Some are skeptical N.B. health-care shakeup will make a difference

Richard Wagner took his four-year-old to the Dr. Everett Chalmers emergency department Sunday night.

She had a high fever, and the closest emergency room, in Oromocto, N.B., was already closed for the evening.

He knew the wait would be long, but he didn’t expect her not to be triaged for over three hours.

“I mean, the fact that they don’t even know what’s wrong with us at this point or how serious we are when we walk in the door, that’s the scary part,” he said.

“We were talking about the fact that a person passed away in the waiting room five days ago — and nothing has changed.”

The family ended up leaving without seeing a doctor.

A story that’s not uncommon, and there seems to be little hope Friday’s big leadership shakeup will change much.

Premier Blaine Higgs replaced Health Minister Dorothy Shephard and Horizon Health Network CEO Dr. John Dornan, following the death of a patient last week inside the emergency waiting room at Fredericton’s Chalmers Hospital.

Higgs also revoked the elected boards of both the Horizon and Vitalité health authorities, replacing them with appointed trustees.

New Brunswickers were skeptical it will make much of a difference.

“No, I think they need clinics, they need doctors to come here to work,” said one Saint John resident Saturday.

Another person said they think the issue is money, unless there are some “new policies in store for New Brunswickers.”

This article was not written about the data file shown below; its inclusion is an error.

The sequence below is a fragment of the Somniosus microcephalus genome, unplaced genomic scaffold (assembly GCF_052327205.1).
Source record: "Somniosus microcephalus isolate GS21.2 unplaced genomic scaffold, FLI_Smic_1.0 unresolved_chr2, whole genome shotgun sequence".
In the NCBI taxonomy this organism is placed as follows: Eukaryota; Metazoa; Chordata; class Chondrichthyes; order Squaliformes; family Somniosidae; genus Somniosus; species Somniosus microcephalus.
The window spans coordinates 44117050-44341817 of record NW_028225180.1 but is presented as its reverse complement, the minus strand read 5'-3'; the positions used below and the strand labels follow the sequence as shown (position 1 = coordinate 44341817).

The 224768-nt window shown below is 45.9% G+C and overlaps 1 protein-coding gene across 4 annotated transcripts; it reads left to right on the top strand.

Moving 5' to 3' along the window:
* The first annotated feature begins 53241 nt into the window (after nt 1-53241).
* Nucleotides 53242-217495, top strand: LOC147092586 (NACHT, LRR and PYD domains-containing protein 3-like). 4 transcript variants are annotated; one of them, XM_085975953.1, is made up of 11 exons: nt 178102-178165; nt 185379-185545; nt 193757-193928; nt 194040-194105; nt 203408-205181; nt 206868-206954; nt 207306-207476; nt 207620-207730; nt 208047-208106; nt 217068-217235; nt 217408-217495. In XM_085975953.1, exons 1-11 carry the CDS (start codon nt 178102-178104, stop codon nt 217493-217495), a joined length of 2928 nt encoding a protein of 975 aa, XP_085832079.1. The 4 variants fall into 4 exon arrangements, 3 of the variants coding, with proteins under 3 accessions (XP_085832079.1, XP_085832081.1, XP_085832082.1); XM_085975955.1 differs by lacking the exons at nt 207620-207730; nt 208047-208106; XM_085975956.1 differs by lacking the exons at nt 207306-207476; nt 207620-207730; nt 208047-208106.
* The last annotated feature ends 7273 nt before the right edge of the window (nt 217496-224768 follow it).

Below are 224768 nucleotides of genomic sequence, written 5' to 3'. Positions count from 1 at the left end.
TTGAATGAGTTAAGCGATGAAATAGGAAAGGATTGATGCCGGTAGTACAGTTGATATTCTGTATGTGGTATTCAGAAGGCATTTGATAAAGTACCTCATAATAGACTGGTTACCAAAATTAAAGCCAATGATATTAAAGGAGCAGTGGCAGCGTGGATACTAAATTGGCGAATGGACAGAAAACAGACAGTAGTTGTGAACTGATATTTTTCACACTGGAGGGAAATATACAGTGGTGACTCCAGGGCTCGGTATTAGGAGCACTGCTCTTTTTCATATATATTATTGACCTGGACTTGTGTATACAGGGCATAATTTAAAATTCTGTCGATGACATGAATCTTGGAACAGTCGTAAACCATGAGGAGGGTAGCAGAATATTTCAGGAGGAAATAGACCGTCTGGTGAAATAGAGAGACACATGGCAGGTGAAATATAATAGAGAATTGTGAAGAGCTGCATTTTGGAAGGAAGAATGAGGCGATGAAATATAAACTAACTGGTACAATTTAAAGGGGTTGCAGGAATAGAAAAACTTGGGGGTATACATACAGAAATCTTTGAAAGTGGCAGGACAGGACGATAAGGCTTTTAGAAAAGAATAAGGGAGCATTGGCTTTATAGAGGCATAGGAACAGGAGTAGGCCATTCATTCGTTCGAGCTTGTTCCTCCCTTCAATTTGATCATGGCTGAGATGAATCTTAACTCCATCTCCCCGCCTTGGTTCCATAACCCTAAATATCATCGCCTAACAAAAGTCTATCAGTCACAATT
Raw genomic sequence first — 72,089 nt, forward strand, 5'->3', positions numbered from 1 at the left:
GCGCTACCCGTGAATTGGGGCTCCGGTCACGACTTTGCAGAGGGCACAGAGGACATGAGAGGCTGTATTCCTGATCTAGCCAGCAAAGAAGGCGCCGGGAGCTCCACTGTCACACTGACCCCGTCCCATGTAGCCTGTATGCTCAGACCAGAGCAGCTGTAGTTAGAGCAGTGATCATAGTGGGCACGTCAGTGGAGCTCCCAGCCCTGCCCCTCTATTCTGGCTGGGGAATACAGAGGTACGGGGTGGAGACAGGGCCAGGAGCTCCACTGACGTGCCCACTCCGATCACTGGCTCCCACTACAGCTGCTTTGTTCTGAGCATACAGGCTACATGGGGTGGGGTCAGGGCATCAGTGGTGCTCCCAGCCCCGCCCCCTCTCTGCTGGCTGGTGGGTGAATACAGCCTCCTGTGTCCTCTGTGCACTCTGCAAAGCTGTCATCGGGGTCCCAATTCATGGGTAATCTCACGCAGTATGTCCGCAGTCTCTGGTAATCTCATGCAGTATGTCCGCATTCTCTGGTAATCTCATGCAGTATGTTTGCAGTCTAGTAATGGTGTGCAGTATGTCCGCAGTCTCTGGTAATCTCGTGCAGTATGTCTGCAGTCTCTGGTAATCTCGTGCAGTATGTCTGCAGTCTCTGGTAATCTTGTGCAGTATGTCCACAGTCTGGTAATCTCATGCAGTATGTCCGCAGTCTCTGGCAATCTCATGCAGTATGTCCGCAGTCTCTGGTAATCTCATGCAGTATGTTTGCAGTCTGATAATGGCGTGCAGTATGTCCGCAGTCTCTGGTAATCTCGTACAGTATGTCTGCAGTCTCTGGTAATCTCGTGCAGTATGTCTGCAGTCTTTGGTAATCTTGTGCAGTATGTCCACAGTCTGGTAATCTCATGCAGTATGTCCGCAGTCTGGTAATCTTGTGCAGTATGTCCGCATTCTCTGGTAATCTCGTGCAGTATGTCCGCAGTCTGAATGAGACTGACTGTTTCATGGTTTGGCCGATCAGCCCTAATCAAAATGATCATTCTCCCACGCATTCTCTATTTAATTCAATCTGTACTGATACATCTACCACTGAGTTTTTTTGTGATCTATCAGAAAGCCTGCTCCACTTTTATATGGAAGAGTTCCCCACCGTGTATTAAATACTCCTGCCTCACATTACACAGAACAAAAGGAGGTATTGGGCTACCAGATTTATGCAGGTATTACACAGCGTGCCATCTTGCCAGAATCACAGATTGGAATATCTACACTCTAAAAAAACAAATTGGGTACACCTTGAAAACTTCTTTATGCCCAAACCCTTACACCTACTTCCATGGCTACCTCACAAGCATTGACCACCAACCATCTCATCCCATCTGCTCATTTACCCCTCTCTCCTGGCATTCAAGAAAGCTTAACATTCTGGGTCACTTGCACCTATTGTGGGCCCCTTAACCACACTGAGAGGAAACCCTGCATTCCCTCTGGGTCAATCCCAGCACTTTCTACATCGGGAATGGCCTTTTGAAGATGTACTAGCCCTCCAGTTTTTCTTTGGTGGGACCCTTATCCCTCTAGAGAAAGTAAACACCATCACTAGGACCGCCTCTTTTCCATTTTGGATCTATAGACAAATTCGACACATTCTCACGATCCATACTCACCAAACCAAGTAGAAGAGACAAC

Former board chair John McGarry posted on Twitter Monday afternoon, calling out Higgs on the recent moves.

“Blaine you appoint the minister, you appoint the deputy minister, you appoint the CEO, you appoint half of the board, you appoint the two health-care special advisors. Who is the problem with leading health care forward? Own it!” McGarry wrote.

Bruce Fitch is now health minister, after being sworn in Friday.

“Bruce Fitch has probably the most difficult job in politics, in New Brunswick, over the next couple of years,” said St. Thomas University political science and public policy expert Jamie Gillies.

“When you make a series of decisions like this — from firing the health minister to firing the CEO of one of the health authorities — you break this thing, you bought it. So now solving the healthcare problem is on the Premier.”

On Monday afternoon, the estimated wait time at Horizon Health’s hospital emergency departments ranged from 30 minutes to almost five hours, for urgent cases.

“This is probably something politically that Higgs felt that he needed to do but I don’t think the public is going to give him an ounce of credit until they see positive results in the healthcare system,” Gillies said.


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